Just Like Everywhere…and Nowhere

Written by Alpenglow Images on May 10th, 2011

Despite my love for the high desert, I have to confess that it feels pretty good to be back in the mountains for the summer.  This weekend, we headed to the San Bernardino mountains for a quick, local, Mother’s Day camping trip.  On the way home, fog from a very heavy marine layer was working its way inland, and up into the foothills of the mountains.  I loved the way it was drifting through the valleys, and watching it move slowly gave a lovely sense of peace.

Click on the image to view it large on black (highly recommended)

Fog drifts in the valleys of the San Bernardino Mountains above Redlands

In the Clouds, May 2011

One of the things that gives this image its uniqueness is the skeletons of dead pine trees scattered throughout the hillside; however, its also those trees that make this a not-so-uncommon scene in the West.  The trees were killed by mountain pine beetles, which have not only devastated forests in southern California, but all over the West.  They burrow into the trees, and block their ability to assimilate nutrients.  Its interesting to me how the appeal of an image can be imparted from the biology that killed the trees.

This scene is also is a reminder of the nature of landscape photography in general.  Although you might see other scenes similar to this, no one will ever be able to make this same image again.  As I made this image, I thought to myself about coming back on a day with similar weather, when I have more time to try making images.  I probably will return at some point, but this was really serendipitous weather.  Running into (or in my case, haphazardly stumbling upon) an ephemeral scene like this, and being able to make an image of it, is really the essence of the craft.

I hope you had a fantastic Mother’s Day!



10 Comments so far ↓

  1. Julie Rorden says:

    A very emotional image, Greg! Though I’ve been “lost” in the San Bernardino mountains many times before, it wasn’t until last month’s wanderings that the mountain’s ruggedness and beauty really impacted me. Glad you had a chance to capture some of it.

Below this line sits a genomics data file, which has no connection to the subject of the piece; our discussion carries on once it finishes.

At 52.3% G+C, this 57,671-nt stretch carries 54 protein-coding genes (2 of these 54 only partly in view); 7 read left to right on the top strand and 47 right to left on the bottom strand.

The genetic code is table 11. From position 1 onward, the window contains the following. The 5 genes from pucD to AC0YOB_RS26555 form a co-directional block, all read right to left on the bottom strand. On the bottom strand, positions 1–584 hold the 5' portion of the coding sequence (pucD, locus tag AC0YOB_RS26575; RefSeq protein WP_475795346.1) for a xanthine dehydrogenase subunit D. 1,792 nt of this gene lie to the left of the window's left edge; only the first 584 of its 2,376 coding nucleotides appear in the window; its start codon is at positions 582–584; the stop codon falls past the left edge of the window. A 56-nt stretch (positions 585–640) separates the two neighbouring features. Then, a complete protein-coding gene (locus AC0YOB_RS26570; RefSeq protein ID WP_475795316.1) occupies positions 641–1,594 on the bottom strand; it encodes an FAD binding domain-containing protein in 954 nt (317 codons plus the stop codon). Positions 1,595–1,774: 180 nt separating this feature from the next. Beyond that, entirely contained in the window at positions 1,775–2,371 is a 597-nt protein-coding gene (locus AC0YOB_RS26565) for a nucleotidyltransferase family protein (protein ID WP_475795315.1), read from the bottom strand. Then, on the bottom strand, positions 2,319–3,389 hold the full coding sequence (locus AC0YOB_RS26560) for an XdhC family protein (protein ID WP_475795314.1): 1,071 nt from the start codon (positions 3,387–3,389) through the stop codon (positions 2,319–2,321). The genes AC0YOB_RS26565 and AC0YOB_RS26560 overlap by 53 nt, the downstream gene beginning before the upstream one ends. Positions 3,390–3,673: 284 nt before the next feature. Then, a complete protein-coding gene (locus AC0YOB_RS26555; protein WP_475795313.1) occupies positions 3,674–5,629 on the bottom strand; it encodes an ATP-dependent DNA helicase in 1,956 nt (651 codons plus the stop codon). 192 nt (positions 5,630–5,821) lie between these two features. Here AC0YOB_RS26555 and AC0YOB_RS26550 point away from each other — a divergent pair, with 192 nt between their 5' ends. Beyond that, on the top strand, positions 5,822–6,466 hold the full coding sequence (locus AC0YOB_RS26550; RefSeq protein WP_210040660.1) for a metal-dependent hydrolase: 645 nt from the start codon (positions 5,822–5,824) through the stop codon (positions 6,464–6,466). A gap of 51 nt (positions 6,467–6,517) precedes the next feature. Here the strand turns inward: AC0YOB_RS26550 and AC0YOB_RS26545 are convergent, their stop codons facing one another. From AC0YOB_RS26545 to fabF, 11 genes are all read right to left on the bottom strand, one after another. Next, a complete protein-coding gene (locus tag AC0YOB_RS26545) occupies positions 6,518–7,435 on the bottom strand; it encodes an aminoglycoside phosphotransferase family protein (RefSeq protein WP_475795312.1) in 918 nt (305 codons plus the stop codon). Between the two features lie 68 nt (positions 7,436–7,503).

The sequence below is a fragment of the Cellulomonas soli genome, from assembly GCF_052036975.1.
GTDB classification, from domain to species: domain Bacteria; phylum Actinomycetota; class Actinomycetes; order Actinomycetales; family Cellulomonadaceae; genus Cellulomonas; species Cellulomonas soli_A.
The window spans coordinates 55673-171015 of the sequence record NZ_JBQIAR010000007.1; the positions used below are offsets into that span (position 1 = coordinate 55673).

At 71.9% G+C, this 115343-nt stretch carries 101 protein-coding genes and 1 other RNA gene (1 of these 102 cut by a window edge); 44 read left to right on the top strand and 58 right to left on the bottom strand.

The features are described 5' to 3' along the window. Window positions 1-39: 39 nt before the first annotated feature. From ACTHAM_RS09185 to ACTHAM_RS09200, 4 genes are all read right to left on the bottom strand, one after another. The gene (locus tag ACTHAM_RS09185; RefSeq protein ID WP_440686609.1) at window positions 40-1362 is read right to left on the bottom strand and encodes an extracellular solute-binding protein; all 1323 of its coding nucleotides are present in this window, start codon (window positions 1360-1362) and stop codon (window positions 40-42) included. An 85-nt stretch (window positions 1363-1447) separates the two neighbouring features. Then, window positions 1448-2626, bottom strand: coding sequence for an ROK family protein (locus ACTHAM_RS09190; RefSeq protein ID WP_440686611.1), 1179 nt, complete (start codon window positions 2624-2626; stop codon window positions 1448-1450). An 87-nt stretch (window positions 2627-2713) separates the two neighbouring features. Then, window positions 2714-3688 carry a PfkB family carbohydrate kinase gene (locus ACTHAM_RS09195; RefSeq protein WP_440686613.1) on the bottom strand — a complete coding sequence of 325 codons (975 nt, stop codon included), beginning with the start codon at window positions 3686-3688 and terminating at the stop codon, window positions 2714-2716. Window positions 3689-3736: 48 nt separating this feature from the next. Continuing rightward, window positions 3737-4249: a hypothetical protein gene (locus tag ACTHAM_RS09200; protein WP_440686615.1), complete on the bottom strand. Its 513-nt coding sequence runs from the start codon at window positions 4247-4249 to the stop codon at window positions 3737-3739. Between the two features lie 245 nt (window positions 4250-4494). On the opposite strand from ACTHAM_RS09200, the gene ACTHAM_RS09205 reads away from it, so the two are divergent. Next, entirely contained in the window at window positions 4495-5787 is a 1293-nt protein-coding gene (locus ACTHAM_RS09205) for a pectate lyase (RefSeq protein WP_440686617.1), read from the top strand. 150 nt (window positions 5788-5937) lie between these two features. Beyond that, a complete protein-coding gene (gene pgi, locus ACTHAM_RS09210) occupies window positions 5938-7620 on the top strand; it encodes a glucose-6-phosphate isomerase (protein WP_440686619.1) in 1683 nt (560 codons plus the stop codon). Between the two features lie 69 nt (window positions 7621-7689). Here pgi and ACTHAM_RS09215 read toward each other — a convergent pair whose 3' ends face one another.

2. pj says:

    You’re right — it’s a one and only, and nicely done. Love it as a B/W. It sets the perfect tone.

  3. The unusual conditions you found for that excellent photograph will NEVER appear again. This is where the trap that I and other photographers fall into of thinking we can come back when we have more time, falls apart. Photography is a great lesson for life. Opportunities only come in windows. Once the window closes, that same opportunity never comes again. Life is short and we only have one chance to make the most of the gifts we are given. This aspect of life helps to keep us awake, aware and paying attention, if we choose.

    • David, this is really well said. Opportunities are windows, as you point out, and when they open, we must choose whether to take the risk of grabbing them. Having this in mind, can at the very least, make us more mindful in our lives…

  4. Sharon says:

    Stunning image, Greg. The shape of the fog is incredible. What a great print this must be.

    Photography makes you think about the uniqueness of every moment of our lives.I often think while shooting how no one else but me is seeing the scene I am seeing. I feel the challenge of trying to convey the emotions of being there to whomever sees the photograph.


  5. Alister Benn says:

    Interesting what David says.. I don’t think I really articulated that thought so well… Congrats on grabbing your window of opportunity..

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